Compper said: “I speak four languages fluently and one if I was to spend a week in Holland I would also speak that fluently.

“I also speak a bit of Russian so it is five-and-a-half. I am half-French half-German, so I speak those languages and I did English at school and developed it from there watching television shows and then my team mates.


English as a second language? Schools need to stop treating it as an obstacle to success

21 November 2017 (The Telegraph)

When columnist Andrew Pierce tweeted earlier this year that 1.3 million children “do not speak English as a first language, underlining strain immigration puts on schools”  he understandably caused something of a social media stir.

Alongside some tweets of support, others were quick to point out that not having English as a mother tongue need not correlate to a student’s ability to learn in their second, or third language. Even the author JK Rowling, a former teacher herself, joined the argument to point out that “second and third languages can be fluent”.   

With over 300 languages spoken in classrooms across the UK, and many schools in big towns and cities such as London and Birmingham, it is understandable that many will wonder how schools will be able to cater to all pupils and students equally.    

However, as an educator who has taught in international schools across Europe, I strongly believe that such language issues needn’t be a problem. In fact, if embraced they can stand to benefit all students, and by extension aid in supporting better understanding in areas with culturally diverse populations.    


Why limited resource models are of limited use, particularly when it comes to languages

14 November 2017 (University of Edinburgh)

In the early 1990s, after the fall of the Berlin Wall and lifting of travel restrictions, Vienna become a favourite destination for Eastern Europeans keen to buy hitherto unavailable Western goods. My West German friend Wilhelm recalled a conversation with an East German colleague while looking at the frantic markets. “Poor Viennese”, said the East German, “those Eastern Europeans will buy everything and leave them with nothing”. “Lucky Viennese”, answered Wilhelm, “they are doing the business of their lifetime”. Obviously, their comments reflected different economic reality under which they grew up, but they illustrate rather well the general contrast between “limited resource” and “added value” models.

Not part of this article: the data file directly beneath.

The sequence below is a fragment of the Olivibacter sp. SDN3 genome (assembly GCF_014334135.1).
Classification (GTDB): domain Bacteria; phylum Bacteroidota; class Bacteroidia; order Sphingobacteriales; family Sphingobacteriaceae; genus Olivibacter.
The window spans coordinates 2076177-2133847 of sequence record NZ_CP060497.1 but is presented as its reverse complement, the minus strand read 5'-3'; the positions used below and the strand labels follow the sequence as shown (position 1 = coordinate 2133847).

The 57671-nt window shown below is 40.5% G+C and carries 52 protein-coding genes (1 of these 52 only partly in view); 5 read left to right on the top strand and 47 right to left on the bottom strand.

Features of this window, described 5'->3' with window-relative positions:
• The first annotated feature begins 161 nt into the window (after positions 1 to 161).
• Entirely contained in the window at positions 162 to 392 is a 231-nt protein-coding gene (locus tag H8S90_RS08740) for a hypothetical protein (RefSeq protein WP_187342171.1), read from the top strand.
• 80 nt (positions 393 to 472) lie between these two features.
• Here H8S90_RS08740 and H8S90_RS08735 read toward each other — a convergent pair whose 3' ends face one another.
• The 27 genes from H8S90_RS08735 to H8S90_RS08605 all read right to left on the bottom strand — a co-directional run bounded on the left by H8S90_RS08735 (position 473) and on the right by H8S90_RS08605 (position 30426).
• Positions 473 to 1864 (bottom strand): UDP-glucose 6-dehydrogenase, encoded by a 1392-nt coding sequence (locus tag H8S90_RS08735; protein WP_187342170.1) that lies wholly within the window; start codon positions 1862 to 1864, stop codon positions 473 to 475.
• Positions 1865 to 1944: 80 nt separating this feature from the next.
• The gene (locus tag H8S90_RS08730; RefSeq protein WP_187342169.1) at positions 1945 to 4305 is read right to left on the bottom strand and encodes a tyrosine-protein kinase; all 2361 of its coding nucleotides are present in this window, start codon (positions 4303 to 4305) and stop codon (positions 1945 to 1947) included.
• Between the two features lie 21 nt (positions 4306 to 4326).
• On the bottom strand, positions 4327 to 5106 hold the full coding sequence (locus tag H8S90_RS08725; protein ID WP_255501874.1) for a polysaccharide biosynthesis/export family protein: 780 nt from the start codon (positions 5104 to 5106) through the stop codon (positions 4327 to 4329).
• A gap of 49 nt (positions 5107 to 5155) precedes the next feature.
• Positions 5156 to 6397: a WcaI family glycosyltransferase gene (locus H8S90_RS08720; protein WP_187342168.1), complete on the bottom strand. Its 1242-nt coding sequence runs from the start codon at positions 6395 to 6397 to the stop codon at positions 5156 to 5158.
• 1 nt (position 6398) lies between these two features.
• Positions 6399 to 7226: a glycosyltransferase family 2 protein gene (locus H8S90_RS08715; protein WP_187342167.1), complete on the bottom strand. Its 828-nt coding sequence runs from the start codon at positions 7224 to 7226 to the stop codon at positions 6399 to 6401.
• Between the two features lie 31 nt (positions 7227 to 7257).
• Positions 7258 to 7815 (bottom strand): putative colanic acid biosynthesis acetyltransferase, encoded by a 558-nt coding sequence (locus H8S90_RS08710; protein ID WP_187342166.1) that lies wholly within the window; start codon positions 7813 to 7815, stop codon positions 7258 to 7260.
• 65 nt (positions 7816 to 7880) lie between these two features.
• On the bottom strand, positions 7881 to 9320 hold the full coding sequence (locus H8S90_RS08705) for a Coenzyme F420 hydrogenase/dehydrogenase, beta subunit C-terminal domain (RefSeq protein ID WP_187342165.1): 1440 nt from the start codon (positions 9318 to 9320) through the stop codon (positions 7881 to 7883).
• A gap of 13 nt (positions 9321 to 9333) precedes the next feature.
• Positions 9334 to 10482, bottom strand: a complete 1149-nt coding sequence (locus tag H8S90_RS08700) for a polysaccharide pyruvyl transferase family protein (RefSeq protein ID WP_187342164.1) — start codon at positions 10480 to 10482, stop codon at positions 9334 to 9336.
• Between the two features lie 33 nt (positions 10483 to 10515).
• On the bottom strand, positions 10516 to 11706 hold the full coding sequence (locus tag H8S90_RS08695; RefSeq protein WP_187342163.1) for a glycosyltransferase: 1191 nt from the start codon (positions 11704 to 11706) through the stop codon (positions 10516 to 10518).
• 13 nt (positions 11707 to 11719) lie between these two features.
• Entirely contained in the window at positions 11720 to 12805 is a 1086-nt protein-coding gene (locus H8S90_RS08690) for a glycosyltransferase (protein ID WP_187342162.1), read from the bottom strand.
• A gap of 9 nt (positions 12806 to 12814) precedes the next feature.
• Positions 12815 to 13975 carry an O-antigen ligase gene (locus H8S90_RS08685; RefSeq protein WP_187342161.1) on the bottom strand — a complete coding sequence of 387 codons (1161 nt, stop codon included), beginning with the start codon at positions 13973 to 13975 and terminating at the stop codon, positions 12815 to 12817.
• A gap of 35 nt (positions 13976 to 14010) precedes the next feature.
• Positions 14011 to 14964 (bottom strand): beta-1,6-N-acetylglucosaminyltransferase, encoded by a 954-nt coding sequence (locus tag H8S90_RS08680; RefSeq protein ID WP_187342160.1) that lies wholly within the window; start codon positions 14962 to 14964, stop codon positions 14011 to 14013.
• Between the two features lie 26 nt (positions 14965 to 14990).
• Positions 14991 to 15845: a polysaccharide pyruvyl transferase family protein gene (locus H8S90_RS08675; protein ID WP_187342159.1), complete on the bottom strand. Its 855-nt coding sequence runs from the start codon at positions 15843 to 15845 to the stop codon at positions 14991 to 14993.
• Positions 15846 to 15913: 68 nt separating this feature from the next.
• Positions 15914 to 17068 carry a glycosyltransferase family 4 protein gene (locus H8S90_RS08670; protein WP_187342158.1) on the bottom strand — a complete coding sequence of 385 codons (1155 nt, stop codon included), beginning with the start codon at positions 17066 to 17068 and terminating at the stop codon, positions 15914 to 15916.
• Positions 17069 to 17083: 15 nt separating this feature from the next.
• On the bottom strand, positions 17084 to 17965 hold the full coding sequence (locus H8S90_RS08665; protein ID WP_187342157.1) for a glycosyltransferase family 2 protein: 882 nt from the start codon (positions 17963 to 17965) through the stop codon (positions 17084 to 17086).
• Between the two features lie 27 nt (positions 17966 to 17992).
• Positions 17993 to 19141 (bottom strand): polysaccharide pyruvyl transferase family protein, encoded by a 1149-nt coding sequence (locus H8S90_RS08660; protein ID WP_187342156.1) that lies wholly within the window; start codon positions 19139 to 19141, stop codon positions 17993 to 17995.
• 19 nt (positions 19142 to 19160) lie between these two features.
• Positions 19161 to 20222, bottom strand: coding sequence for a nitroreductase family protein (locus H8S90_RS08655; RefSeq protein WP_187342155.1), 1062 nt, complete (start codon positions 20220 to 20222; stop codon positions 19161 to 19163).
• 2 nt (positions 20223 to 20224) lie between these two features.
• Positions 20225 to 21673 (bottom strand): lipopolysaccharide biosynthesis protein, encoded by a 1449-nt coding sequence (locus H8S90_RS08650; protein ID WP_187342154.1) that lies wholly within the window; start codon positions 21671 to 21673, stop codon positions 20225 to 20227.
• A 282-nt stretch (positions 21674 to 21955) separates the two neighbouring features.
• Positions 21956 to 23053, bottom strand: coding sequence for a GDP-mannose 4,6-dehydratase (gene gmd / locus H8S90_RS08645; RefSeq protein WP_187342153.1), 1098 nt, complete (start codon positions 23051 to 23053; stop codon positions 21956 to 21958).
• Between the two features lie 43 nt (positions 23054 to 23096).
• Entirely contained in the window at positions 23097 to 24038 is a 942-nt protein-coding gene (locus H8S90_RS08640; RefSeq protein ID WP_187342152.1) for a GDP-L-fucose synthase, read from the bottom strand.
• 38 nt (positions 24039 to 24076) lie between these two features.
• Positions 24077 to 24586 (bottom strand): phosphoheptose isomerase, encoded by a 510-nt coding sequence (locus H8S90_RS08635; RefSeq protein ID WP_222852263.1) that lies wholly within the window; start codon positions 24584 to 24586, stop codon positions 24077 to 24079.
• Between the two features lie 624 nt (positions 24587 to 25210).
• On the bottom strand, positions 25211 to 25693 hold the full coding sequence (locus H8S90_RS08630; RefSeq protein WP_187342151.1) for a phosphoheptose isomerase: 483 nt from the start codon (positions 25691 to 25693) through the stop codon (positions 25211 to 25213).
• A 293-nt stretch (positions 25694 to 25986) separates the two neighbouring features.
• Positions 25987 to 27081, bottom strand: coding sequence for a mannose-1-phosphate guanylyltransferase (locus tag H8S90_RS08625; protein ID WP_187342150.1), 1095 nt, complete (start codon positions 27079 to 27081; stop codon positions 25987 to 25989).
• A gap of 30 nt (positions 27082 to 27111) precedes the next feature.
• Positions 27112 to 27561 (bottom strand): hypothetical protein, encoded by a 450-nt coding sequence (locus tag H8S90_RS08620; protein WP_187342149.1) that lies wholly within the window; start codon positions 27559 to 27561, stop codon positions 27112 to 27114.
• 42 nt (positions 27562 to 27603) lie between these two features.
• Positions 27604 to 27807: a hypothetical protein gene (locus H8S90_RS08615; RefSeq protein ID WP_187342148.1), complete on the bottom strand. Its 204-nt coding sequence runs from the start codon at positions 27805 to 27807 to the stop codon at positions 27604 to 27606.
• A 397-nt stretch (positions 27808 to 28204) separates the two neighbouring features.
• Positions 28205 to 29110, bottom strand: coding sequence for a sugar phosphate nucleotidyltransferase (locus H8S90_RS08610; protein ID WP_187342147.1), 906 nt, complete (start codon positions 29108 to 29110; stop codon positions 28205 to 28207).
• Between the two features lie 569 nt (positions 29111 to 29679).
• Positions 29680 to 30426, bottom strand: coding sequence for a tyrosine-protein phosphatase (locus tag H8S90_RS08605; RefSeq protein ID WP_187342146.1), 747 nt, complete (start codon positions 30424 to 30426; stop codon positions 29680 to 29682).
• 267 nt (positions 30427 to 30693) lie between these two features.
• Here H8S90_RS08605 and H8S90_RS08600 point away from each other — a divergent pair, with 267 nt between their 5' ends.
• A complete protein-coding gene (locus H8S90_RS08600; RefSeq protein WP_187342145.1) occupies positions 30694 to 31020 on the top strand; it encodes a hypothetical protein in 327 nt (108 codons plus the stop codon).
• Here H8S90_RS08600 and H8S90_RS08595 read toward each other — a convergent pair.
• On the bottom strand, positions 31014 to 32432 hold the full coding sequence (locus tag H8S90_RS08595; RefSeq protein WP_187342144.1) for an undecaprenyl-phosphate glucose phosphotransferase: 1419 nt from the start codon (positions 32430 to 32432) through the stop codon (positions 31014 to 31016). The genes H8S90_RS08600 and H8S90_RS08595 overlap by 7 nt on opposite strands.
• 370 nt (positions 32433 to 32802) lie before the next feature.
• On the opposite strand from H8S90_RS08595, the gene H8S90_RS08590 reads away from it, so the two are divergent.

Limited resource models are so seductively simple and intuitively compelling, that they tend to be applied implicitly, without much critical reflection (let alone empirical evidence) to a wide range of economic, social and political debates (e.g. immigration). Their major weakness is that, unlike the added value models, they do not take into account interactions between individual components and the capacity of well-functioning systems to adapt and re-configure. People buying goods are not just depleting a storehouse, they stimulate the production of new goods and development of better products. Immigrants do not just take away existing jobs; by stimulating economic growth, they can in fact create new ones.